“You want I should decide for you? I can’t. You’re a grownup now. By your wits you want to live? Then sometimes you have to take chances.”… “Does the gelt outweigh the risk? Is the risk worth the gelt? Is any risk too much? If so, maybe a school janitor you should be.” (p. 56)

Even Jack has to break from his subconscious wish to seek “fatherly advice” (p. 56) that will, in essence, make his decision for him. Yet while far too many people shy from such a choice, Jack realizes that the prospect of relying on himself dovetails nicely with who he is and who he wants to be:

Abe...was treating him like an adult, like a peer, telling him to evaluate the pros and cons of Bertel’s offer and make up his own mind. Jack could get used to that. (p. 57)

Part of Abe’s wisdom lies in his realization that even while society tries to deprive its citizens of individual responsibility, it simultaneously and paradoxically seeks to shame us into accepting unnecessary and unwarranted responsibility for consequences that are effected by the evil and destructive among us:

Jack had to ask: “ ever worry that one of the guns you sell will kill an innocent person?”

Abe shook his head. “If I sold cars I should worry whether my customer is a drunk and will run down a lady pushing a baby across a street?”

… Jack held up his hands. “Okay, I get it.”

… “… There’s no gun problem. There’s a media problem and a politician problem…” (p. 239 - 240)

Even if what society or government pushes or forces us to do would objectively be better for us (e.g., eating better, getting more exercising, becoming more educated), even if such goals would be ones we would otherwise hold for ourselves, Jack knows that a truly moral person who cherishes himself and his liberty would resist such plans to “better” us:

Reggie sighed. “...All y’gotta do is drive, just like you was gonna do anyway. Why you making such a fucking big deal out of it?”

Because it’s not my choice, Jack thought. (p. 150)

Despite this noble stance, Jack’s paradox is, as noted earlier, that his principles — ideas he has freely chosen — do not permit him the “luxury” of complete detachment. Continuing what began in his home town and will terminate in him rescuing our universe from oblivion, he cannot escape his belief that “...I will save you all.” (p. 164) Indeed, that saving of the innocent, the guiltless underpins his future career as the Repairman. While he is well-compensated for his actions, money alone would never explain what moves him to confront such formidable odds and such dangerous opponents.

Still the question raised before when Jack killed his mother’s killer remains: what behaviors can be justified by the goal of saving — or avenging — the blameless? When he took the life of the man who stole his mother from him, Jack labeled that an act of murder and himself a murderer. Indeed, the latter appellation prodded him to cross the bright line — the insurmountable barrier — he believed existed between himself and his past.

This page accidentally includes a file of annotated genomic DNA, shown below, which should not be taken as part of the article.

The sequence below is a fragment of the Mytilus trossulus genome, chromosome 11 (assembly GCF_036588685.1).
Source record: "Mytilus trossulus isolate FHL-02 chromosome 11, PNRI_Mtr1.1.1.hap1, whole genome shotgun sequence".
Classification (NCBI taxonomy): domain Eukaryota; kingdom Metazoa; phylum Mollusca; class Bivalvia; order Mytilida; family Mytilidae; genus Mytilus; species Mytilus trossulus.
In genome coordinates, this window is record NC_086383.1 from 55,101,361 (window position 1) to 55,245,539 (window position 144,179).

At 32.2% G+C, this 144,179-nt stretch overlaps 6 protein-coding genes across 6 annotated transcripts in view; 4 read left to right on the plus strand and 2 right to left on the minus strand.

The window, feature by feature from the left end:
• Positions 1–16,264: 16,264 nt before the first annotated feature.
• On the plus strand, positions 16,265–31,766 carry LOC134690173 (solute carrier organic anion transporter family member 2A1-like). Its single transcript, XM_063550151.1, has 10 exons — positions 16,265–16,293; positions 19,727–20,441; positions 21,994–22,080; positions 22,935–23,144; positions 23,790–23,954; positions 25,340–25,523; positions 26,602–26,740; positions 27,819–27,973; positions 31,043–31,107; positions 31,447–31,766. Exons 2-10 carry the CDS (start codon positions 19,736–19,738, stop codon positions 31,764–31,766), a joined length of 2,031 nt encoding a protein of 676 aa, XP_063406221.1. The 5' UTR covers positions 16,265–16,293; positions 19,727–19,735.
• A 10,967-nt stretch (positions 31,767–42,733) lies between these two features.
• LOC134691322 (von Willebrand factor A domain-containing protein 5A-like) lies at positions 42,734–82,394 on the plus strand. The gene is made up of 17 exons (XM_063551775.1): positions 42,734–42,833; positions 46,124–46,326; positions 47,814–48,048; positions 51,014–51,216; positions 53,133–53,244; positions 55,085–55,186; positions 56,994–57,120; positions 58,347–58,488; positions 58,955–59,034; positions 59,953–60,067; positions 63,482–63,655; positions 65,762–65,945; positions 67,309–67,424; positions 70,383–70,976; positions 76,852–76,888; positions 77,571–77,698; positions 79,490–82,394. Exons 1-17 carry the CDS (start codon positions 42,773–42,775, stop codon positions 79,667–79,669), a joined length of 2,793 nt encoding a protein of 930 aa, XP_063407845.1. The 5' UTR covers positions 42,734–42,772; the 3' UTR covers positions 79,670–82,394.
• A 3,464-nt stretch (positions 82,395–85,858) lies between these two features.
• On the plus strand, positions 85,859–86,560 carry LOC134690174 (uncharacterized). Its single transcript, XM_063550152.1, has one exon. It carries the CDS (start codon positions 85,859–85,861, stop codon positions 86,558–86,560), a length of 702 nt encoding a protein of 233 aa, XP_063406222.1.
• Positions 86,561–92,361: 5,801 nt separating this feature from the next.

But “murder” is taking the life of an innocent human being. The man who deliberately killed Jack’s mother — even though she as a victim was randomly chosen — forfeited by his actions — his voluntary choices — any right to his own life. It is not murder to kill a murderer. Such a person has elected to step outside the realm of persuasion and respect for rights. Like a rabid animal, he must and should be eliminated as a threat to us all.

Later in
Cold City, Jack has the opportunity to remove a person who demonstrated a blatant disregard for life, rights, and morality; a kidnapper and would-be murderer. Again, his misguided compunction to save the criminal, Reggie, flows from his understandable but erroneous view of what constitutes murder:

Killing a guy to protect someone else was one thing. This would be something else. This would be flat-out murder. (p. 186)

In the end, his reticence endangers not only his own life but the lives of those he has pledged to protect:

… “You went and let a subhuman live. Told you you’d regret it.” (said Deacon Blue)

Jack guessed the brothers had been right, because right now he was regretting it. But he still didn’t see how he could have crushed an unconscious man’s skull. He’d had a hard enough time cracking his kneecaps. (p. 290)

It hardly seems nobler to wait for a poisonous snake to awake and have a fresh go at you than to kill it while you can. Jack’s unwarranted “compassion” for one who does not deserve it nearly costs him his life.

Cold City provides fascinating insights into the early life of a legendary character. While delving into these previously only hinted at episodes, it manages to raise a number of intriguing questions that one can mull at one’s leisure. The main problem Jack confronts is satisfactorily resolved, though I did not realize till near the end that the conclusion of other plot points was going to be deferred to one of the other books in this Early Years Trilogy; a minor disappointment but still a bit regretted.

Regardless, watching the pieces of the puzzle that is Jack’s life and career come together is well worth the ride. I encourage readers to hop aboard that train.